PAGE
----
After struggling for over an hour to find our way onto the M1 (the largest road out of Melbourne), we managed, with only a few minor arguments, to eventually put the city in our rear view mirrors. We were at last on the broad Princess Highway, heading towards Gelong, Colac and onward towards Port Fairy. As Australians drive on the left, I had very little trouble adjusting to the driving. Well, apart, from the occasional tussle with a road train, the huge trucks that pull up to four, yes, four trailers at once. You find them hurtling along almost every Australian freeway, their huge metal frames cutting a dust filled, petrol fuelled swathe through the the vast outback. Apart from that, there was nothing to hinder a smooth easy drive cross-country. Well, apart from the odd Kangaroo, Koala, possum and god knows what else lurking in the bush with a rabid fascination for headlamps. Oh, and my darling wife’s phobia of my driving (I have tried to explain to her on many occasions, that when it comes to driving, bickering wives cost lives!!!). Apart from that, the driving was pretty straight forward!
The road was as straight as if it had been built by Rome herself. Like a line on a diagram, it stretched into the distance and as we were driving West, straight into the sun. As we drove on into the blinding sunset, we sped past sleepy town after sleepy town. Each of their Victorian high street facades appeared untouched by time, the only nod to modern consumerism being the Carlton Draught or Victoria Bitter signs above the local pubs and the Coca-Cola signs outside the general stores.
Four long hours later, just as the sun finally set, we dropped off the highway and onto the main street of Port Fairy. The road was wide but nothing more than rough gravel. There were scattered buildings on both sides of the street but there wasn’t enough to describe it as a high-street. Unfortunately, as it was now dark we had no idea what the place was really like. The only thing for sure was that Port Fairy was a one horse town, but as there were three pubs on the main street, we figured the place couldn’t be all bad.
We found our hostel, an attractive converted merchants house at the back of town and quickly dumped our stuff in the converted out building that would, for the next couple of nights at least, be home. We checked the time and noticing it was 9pm, made a dash for the pub(s). Not, you understand, because we were desperate for a drink, although it would be hard to argue otherwise, but because in Australia, it appears to be illegal to eat after 9pm.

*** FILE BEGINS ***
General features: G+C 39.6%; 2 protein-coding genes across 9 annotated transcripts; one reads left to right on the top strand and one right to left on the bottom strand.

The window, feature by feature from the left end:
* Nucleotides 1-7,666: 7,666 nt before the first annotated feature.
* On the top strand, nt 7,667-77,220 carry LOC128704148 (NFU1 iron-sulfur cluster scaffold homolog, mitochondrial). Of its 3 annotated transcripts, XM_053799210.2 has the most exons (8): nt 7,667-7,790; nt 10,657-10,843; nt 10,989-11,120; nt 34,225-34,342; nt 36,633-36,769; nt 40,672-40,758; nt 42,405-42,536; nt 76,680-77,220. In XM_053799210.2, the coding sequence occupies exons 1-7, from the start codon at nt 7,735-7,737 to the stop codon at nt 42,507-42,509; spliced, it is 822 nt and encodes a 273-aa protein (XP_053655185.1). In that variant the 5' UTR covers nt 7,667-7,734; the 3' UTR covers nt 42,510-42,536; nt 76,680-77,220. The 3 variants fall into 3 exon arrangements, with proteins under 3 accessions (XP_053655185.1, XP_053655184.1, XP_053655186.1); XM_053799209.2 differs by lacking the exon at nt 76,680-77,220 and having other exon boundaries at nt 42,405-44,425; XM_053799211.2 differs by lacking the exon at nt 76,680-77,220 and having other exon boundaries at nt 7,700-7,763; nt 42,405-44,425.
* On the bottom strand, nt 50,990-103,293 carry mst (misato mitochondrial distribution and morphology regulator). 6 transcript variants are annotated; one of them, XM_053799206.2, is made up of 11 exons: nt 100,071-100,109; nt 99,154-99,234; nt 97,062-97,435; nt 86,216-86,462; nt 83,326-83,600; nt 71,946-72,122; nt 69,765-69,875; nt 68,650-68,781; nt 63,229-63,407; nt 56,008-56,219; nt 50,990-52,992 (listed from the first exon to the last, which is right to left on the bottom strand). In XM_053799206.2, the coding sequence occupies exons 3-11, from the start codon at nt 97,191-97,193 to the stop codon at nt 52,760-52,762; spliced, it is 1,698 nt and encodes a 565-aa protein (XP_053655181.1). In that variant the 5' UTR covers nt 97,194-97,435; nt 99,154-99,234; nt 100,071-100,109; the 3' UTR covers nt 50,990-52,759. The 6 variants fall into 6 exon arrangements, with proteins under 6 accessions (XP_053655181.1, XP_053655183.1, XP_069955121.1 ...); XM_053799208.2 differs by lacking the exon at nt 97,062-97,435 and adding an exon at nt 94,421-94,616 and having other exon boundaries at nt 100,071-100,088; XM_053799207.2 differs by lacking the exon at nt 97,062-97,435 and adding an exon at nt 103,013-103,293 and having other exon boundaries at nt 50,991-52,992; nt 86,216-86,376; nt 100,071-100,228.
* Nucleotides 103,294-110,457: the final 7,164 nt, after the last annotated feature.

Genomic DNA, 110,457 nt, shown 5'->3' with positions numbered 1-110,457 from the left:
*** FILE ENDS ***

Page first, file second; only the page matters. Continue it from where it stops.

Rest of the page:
Sure enough, we couldn’t find a scrap of food. The restaurants, cafe’s and pubs had closed their kitchens at quarter to nine, just as we had feared. We eventually found a helpful young waitress who pointed us in the direction of a pub at the bottom of the high street where they apparently served pizza over the bar. The pub was as rough as boots, as was the pizza, but as they say, beggars can’t be chosers. The bar was also the local bottle shop and TAB, or betting shop. Betting shops and bars are a common combination in Australia and they provide a heady mix of drunken frustration and out and out violence. Although we appeared to be fine and the locals were friendly, we ate our carpet crust and moved on.
We found a beautiful pub further up the high street that couldn’t have been more different. The Caledonian, was a traditional Victorian, Australian bar. It was the hub of the town and was packed with locals dancing the night away to the live music (a heady combination of folk and rock covers) provided by a guitarist that looked and unfortunately sounded like Paul Hogan. Their hospitality was faultless. We didn’t stagger out until some time after 1.am, a host of new friends, a complimentary six pack of Victoria Bitter and an invite to the next days Port Fairy country fair. Once back in our out building, we crashed, exhausted but enthused and excited by our invite to the fair and the prospect of winning the raffle with its top prize of a truck of wood.